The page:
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Friends say California synagogue shooting victim rescued children from gunfire

SAN DIEGO -- Members of the Congregation Chabad community are grateful to one of three surviving shooting victims, 34-year-old Almog Peretz, for saving children from the hail of bullets inside the synagogue Saturday.

Witnesses said when a gunman burst into the synagogue on the final day of Passover, spraying the congregation with bullets, Peretz began grabbing children by the hands and running with them to the exits.

“[The gunman] was just shooting, shooting, shooting, shooting. Like crazy. Just spraying,” Danny Almog said. “All I cared about was finding my kids. I was on the floor crawling to go through the exit."

Almog spotted his father-in-law using his body to shield one of his children from the bullets, but he couldn't find his daughter.

"I couldn’t see her anywhere. I was screaming, 'Yuli, Yuli, where are you?' And I was looking for her in the room,” Almog said.

Then he heard Peretz say he had Almog's daughter with him.

“He grabbed all the kids in his hands and was just running towards the exit [when] he saw another kid over there," Almog said. "He grabbed him and started running and [that's when] the shooter shot him in the leg. He didn’t care. He kept on running with the kids and just ran out.”

Peretz was recovering at the hospital Saturday night, along with a rabbi who was shot in the hand and a young girl who was struck by the gunfire. Medical officials said all three will survive.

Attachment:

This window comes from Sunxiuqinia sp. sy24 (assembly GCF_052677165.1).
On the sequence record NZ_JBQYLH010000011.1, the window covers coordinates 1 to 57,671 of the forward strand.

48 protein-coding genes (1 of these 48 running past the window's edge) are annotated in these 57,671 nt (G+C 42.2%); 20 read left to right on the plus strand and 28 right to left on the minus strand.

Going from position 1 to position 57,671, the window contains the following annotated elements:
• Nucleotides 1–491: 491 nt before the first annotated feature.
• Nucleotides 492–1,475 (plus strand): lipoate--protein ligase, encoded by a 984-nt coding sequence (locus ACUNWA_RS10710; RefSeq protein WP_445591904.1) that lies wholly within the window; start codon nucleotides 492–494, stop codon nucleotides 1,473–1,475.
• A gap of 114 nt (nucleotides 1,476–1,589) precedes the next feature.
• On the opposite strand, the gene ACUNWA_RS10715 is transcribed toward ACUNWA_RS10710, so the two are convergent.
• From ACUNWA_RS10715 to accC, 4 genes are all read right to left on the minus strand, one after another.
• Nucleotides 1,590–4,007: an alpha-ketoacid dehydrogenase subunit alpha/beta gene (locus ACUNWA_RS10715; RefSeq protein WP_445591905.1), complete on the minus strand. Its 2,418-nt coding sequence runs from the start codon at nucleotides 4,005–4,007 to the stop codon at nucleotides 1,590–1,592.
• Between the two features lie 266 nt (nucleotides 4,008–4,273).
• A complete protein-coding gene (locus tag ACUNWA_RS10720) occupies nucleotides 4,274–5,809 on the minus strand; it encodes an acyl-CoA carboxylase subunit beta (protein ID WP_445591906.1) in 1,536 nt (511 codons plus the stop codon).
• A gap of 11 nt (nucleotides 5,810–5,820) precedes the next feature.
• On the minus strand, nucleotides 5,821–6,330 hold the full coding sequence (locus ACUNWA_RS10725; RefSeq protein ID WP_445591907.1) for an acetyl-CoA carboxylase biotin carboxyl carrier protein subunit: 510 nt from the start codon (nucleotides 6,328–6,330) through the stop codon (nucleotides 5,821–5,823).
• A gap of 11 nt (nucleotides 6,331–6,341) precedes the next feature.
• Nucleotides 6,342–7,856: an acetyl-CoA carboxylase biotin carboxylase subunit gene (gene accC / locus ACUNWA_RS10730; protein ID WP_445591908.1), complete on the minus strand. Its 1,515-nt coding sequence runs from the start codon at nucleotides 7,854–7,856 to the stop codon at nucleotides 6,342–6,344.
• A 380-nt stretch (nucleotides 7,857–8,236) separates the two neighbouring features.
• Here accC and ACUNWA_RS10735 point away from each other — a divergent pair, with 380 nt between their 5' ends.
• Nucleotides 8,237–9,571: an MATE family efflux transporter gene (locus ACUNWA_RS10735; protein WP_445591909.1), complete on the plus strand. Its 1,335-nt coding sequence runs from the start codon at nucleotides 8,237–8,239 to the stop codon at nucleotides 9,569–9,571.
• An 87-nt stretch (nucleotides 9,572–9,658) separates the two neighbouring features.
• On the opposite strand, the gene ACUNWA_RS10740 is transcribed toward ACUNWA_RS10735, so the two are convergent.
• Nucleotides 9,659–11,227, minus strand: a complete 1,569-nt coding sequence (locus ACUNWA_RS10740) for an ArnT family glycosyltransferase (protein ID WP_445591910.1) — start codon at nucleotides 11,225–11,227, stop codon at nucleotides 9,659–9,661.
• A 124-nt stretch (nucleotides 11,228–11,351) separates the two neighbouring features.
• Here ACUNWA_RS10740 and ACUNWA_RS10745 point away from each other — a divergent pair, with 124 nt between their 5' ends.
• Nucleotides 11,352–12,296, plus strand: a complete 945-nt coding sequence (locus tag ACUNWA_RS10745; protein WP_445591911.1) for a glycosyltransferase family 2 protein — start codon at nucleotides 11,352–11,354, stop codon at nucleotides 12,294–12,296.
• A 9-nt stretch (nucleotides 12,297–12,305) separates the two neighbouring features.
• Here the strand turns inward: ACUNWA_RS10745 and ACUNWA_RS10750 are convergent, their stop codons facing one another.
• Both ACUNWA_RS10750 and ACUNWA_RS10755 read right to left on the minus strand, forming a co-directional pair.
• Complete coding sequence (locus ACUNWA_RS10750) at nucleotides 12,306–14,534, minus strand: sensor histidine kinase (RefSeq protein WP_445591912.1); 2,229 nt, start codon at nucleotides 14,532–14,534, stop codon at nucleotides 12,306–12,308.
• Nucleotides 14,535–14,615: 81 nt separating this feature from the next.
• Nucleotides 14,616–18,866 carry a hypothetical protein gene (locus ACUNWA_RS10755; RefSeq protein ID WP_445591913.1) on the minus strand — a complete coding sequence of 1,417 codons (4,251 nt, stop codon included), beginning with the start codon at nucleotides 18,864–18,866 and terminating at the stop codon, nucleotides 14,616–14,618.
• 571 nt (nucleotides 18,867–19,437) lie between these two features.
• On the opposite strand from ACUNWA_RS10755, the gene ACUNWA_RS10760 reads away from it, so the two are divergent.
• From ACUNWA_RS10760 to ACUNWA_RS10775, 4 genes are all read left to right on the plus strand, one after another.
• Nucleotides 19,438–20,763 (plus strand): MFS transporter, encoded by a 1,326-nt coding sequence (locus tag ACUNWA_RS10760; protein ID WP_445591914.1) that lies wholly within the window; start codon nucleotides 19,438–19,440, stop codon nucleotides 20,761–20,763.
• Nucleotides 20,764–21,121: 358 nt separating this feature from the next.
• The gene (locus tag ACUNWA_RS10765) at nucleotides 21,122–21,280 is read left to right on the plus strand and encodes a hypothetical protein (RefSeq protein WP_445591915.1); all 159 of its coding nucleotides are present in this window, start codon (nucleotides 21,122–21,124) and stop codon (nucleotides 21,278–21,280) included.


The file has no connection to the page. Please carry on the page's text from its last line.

Another woman, 60-year-old Lori Kaye, died from her injuries a short time after the shooting, however. Friends and neighbors said Kaye was a loving mother and wife and an avid gardener.

A vigil at Rancho Bernardo Community Presbyterian Church brought members of many faiths together in solidarity Saturday night to honor Kaye and the other victims.

A San Diego man, 19-year-old John Earnest, was arrested on suspicion of carrying out the attack.

The attack came on the last day of Passover, and about six months after a deadly shooting at a synagogue in Pittsburgh. In an emotional address Poway Mayor Steve Vaus called the attack a hate crime.

"We will walk through this tragedy with our arms around each other," he said. "This is not Poway."

A GoFundMe linked to a verified charitable organization is raising funds for the victims.

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